Today, I held a Westminster Hall debate on the airgun safety. This debate was called following the death of George Atkinson, 13, who died when a pellet hit his head after an airgun went off accidentally.
In today’s debate I called for two changes to the current law to ensure that this tragic death would not be repeated. These were small but important changes, the first of which was to tighten the wording of the current legislation on airguns. Currently the law states that:
It is an offence for a person in possession of an air weapon to fail to take reasonable precautions to prevent someone under the age of 18 from gaining unauthorised access to it. A defence is provided where a person can show that they had reasonable grounds for believing the other person to be aged 18 or over. The maximum penalty for someone convicted of this new offence is £1,000.
The weakness in the current legislation is that “reasonable precautions” is open to interpretation. Therefore, following an incident where someone is injured or killed by an airgun it is harder for the police to investigate if the reasonable measures have been implemented. Mr Hanson called for the law to be changed so that it was clear that both the weapon and the ammunition was locked away in a metal gun cabinet. The same rules that are in place for all other firearms covered by the Firearms Act 1968. This would deter children from gaining access to the air weapon without the permission and presents of someone over the age of 21, as the law currently states.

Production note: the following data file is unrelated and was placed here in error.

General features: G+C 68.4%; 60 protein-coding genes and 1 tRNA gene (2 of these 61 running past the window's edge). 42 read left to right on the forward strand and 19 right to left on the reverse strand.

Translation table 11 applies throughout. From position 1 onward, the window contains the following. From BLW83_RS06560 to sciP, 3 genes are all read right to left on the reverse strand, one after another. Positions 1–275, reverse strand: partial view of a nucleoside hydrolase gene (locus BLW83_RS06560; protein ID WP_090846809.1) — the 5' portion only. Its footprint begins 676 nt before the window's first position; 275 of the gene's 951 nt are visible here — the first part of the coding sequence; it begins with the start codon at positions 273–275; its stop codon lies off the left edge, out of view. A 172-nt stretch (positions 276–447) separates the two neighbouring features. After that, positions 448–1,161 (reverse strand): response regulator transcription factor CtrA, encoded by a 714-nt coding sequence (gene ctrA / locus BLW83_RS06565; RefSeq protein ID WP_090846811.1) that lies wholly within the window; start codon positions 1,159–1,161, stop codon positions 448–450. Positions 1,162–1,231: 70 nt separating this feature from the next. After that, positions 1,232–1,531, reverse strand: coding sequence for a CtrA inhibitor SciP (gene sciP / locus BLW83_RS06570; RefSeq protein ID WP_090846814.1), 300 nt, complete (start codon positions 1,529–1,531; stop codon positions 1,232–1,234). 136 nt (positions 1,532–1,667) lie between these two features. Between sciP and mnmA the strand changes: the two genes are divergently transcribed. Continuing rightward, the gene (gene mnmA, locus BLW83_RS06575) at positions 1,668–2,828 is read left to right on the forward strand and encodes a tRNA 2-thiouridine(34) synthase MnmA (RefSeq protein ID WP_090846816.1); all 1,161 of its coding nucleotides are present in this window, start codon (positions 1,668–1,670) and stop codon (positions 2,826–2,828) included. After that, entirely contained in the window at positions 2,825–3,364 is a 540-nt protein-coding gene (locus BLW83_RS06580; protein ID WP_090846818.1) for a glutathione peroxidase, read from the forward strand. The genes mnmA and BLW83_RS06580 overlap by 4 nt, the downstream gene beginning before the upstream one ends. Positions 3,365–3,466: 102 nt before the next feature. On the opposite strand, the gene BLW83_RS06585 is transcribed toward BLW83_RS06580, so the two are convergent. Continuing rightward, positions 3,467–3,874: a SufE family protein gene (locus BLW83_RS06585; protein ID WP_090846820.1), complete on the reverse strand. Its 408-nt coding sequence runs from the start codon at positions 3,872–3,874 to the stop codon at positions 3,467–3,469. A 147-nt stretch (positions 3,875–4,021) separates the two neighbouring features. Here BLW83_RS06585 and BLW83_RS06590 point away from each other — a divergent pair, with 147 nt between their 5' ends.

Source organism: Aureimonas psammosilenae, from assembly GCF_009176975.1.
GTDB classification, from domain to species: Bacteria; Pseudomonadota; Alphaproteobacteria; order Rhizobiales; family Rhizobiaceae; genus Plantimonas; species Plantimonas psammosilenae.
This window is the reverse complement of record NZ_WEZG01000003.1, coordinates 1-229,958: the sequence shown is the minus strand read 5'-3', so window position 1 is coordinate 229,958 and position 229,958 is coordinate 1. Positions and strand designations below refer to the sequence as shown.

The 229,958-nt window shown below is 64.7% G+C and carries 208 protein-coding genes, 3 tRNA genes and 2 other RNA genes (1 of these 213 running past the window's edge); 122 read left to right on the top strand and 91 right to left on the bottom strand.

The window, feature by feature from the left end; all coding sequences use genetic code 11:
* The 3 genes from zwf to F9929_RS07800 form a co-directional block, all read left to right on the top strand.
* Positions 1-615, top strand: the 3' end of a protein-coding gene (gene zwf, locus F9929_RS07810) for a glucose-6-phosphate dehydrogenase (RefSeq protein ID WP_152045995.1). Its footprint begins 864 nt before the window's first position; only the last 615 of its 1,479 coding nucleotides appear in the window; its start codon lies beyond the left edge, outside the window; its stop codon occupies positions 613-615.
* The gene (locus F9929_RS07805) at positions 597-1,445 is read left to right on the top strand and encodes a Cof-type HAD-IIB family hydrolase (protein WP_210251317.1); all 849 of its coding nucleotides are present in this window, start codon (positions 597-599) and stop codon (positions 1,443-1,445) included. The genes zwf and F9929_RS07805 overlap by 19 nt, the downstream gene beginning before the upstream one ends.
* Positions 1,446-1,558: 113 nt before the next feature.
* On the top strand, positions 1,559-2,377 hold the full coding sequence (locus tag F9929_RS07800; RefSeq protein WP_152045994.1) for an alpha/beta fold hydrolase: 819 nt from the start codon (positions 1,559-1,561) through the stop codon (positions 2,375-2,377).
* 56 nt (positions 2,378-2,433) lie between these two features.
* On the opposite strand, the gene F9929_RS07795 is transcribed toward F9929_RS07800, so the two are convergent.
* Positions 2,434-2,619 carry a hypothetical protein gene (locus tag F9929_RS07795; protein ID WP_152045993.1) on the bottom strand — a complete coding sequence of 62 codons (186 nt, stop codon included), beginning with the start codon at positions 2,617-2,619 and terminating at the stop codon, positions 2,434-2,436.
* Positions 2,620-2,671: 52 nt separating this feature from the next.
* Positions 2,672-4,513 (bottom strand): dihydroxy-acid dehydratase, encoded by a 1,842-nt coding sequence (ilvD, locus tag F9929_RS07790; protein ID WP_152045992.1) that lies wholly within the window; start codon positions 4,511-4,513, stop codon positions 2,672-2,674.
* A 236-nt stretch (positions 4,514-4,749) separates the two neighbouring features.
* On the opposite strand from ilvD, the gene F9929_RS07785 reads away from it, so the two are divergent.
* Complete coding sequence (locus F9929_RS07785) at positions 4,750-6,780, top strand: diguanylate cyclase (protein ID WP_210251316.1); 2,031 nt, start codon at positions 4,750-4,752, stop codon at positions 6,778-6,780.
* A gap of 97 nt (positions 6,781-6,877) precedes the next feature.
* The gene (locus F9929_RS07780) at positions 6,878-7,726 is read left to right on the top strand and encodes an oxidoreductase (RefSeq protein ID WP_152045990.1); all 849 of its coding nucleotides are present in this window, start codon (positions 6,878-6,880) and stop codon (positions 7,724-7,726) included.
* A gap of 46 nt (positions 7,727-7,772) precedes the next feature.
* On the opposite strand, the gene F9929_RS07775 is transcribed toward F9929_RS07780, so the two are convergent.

I also called on the Minister to implement the compulsory purchase of trigger locks with new weapons. This would further improve safety.
In Scotland a new law has been passed which will see owners of airguns need to apply for a licence in line with other firearms. I asked the Minister if he would undertake a review into the action taken by the Scottish Government to see what impact it has had.
In the last 27 years, 17 children have died as a result of airguns.
I called this debate in Westminster Hall to question the Government on how they plan to ensure that injury and deaths from airguns are eradicated. The death of George was a tragic accident and one we never wish to see repeated.
The current legislation needs tightening to ensure that those who own airguns know their responsibility to keep them stored in a locked metal gun cabinet. Not just taking ‘reasonable precautions’ as the legislation currently states. Clarity will drive up safety and reduce injuries. I believe that this should be introduced alongside the compulsory purchase of trigger locks with all new airguns.
But this debate was also about encouraging responsible ownership through joining an airgun club. Not enough people know where their local clubs are or how to get in contact with them. I wanted the Minister to work on this to help owners of airguns gain the information that they need.